Now here's a film that divides an audience. A lot of folks I know can't stand Bloodlust and really slate it. Personally, I think they're missing something – this is a campy way over-the-top slice of great fun. It has absolutely no pretentions about itself.

The basic premise is that a bunch of roaming vampires who kill for money as much as for blood are being hunted down by religious loonie Brother Bem and his posse of hatted and robed nutters. In the opening scene we see one of the unfortunate bloodsuckers (played by the late, great Ian Rilen from both X and Rose Tattoo) dragged to the curb and staked, but that's not the last we see of him... The credit sequence shows us the nature of our main characters as creatures of the night (although they move about equally as well in daylight – that's no vampire sacrilege there, if you've read Dracula, you'll know that the Count had no problems boogying on down during the day) – there's a LOT of blood in this film, let me tell ya.

A quick word about the acting before we get started – it's deliberately over-exaggerated and plays for laffs. Maybe it's not everyone's cup of tea (the comedy policemen Zeke and Deke, for example, who are even more excruciating than the cops in Last House on the Left, despite the fact that these guys are deliberately awful – Zeke's redneck American accent is so bad it could cut glass), but you've got to remember that this film isn't a horror film per se, it's more a comedy-action-bloodbath with horror thrown in via the violence and the inclusion of vampires as a plot device. So before anyone starts banging on about the amateurish nature of the acting, bear that in mind, okay? Anyway, no-one watches a Troma film for the Osacr winning performances, do they? But as to why a large number of the cast affect American accents, well, who can say?

The vampires (2 chicks, Lear and Frank and a dude, Tad, who looks uncomfortably like Lorenzo Lamas in Renegade or like he should be posing for panel van art) lure their prey via sex, which never works out well for their partner of choice. Or they just flat out kill whoever they like and take all their shit. However, their trail of carnage has brought the vampires the unwanted attention of the local religious lunatic fringe (hence the staking of Dee (Rilen) which is accompanied by a nice reference to Macbeth), so they're planning one last big heist – the local casino – and they're off to hole up in the country, in (ahem) Geeksville.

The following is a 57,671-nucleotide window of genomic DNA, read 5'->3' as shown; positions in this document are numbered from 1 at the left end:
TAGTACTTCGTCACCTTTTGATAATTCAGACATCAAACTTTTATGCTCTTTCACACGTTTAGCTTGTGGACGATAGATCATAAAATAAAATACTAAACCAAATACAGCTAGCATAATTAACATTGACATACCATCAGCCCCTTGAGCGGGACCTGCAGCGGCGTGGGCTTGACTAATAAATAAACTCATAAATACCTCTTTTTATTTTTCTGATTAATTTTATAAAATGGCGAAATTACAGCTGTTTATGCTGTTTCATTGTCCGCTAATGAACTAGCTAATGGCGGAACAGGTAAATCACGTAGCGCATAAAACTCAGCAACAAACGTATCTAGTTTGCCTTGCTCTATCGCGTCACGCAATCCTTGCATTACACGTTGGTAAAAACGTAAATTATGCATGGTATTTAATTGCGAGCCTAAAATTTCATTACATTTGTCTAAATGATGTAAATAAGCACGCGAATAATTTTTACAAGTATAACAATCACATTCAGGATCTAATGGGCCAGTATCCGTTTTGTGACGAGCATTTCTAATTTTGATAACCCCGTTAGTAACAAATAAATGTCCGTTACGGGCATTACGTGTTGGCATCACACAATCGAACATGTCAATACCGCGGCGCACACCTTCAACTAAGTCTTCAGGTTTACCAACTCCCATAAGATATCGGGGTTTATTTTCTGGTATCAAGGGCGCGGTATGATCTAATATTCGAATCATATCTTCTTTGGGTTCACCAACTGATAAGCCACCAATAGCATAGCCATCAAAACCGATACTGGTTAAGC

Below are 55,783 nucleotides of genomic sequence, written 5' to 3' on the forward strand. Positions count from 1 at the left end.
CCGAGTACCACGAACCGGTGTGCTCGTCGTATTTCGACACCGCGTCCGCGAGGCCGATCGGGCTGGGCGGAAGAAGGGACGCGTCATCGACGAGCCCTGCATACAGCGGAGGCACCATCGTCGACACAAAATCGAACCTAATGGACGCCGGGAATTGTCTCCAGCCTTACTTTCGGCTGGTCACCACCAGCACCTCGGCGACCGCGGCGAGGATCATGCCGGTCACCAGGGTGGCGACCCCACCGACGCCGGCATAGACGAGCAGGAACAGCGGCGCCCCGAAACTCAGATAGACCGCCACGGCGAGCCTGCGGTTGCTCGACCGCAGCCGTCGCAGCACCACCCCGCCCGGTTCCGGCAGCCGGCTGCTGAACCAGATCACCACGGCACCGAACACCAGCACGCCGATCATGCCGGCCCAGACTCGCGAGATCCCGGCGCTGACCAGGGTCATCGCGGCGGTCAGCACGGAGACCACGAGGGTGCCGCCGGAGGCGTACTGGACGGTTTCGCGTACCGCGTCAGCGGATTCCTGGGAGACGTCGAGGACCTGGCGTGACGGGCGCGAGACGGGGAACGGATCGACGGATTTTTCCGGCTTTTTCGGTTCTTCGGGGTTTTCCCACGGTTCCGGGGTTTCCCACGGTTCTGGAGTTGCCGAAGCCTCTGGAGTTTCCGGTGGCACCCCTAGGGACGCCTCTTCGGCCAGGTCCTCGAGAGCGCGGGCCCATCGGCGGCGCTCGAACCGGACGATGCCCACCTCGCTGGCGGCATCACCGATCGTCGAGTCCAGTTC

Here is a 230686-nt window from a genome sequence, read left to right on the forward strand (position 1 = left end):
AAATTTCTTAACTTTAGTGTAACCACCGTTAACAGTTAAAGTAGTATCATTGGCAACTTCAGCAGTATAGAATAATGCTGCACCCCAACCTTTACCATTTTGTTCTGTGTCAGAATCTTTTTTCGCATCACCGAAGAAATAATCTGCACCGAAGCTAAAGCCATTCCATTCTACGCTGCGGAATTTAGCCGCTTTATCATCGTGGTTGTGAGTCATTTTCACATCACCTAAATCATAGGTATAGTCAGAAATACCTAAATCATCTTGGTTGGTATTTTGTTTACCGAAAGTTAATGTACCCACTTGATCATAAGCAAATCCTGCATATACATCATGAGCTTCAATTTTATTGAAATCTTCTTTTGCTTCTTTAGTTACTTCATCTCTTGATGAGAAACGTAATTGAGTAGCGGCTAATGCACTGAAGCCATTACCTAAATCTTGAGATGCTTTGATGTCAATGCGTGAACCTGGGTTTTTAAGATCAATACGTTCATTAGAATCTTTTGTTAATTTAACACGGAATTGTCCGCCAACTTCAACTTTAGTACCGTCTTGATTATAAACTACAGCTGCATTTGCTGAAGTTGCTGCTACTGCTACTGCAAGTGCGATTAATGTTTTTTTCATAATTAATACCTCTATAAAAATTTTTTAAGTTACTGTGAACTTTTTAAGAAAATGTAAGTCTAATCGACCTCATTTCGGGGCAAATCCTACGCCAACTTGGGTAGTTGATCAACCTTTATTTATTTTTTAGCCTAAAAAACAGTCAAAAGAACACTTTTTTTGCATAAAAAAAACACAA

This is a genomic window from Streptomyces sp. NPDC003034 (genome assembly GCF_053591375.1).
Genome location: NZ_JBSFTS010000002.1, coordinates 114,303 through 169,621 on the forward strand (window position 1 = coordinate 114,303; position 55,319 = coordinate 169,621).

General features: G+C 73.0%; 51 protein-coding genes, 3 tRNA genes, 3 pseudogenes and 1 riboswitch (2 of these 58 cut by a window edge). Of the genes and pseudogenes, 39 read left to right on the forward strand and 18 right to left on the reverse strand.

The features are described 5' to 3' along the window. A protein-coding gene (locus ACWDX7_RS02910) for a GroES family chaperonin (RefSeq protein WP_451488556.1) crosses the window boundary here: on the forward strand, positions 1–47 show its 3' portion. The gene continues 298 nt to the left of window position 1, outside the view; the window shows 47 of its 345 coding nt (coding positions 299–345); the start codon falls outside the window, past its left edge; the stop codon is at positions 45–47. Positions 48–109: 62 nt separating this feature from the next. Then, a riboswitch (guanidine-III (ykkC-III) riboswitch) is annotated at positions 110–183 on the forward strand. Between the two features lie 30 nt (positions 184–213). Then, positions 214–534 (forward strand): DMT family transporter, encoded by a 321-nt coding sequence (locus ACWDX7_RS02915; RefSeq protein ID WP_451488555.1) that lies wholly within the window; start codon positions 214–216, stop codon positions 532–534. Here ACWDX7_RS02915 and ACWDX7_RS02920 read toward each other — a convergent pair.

Anyway, we haven't seen any boobs or had any casual slaughter for a couple of minutes, so then we head down to what looks like the local goth bar to pick up some victims. Hooray for gratuitous sex and violence! And the special effects aren't too bad for what must have been a miniscule budget – they're certainly gooey enough.

"I've just declared hunting season on Satan!" Brother Bem has had a brainwave – he's worked out a pattern which the vampires, dubbed the "Bloodlust Killer" by the local news, have been following, so it's time to saddle up and head for the red light district with all the gusto of a drunken buck's night. It's worth mentioning Phil Motherwell's truly eccentric performance as Bem – it's certainly a memorable one. If you remember Maurice Sendak's Where The Wild Things Are from when you were a kid: "They rolled their terrible eyes and gnashed their terrible teeth" - well, that's kind of what his performance is like. He's not so much chewing on the scenery, with much eye-rolling and baring of choppers while laughing like a crack-head Dick Dastardly, as almost trying to absorb it via osmosis. It's truly a sight to behold.

The heist goes off as bloodily as we were hoping for and now the vampires are being pursued by Bem and his nutters who want to purge the world of Satan's spawn, the gangsters who ran the casino who understandably want their cash back, and the police who want to catch the killers (as well as wanting drugs, pussy and money). Things are getting a little hot for them in the big smoke, so it's time to flee. Oh, and it's also time for implied lesbian bondage sex between Frank and Lear, apparently.

Bem and his cronies capture the bloodsuckers and string 'em up amidst some awesome over-acting. This is where Dee makes his reappearance, with somewhat of an...umm...interesting line in piercings. Watch and learn, kids. Bem's plans to make pin-cushions out of the vampires gets slightly foiled by the cops, and then it's on for young and old. Y'know, I think that when Bloodlust was being edited, I get the impression that a little bit too much was cut out. Some things happen off-screen that you don't necessarily need to see, but would have been probably a nice link to the next scene. I mean, I can follow what's happening – any idiot could – but it affects the movie detrimentally in terms of pacing; it sort of ends up feeling very jerky, almost sped up cartoon style – or like the chase scenes in an episode of The Benny Hill Show.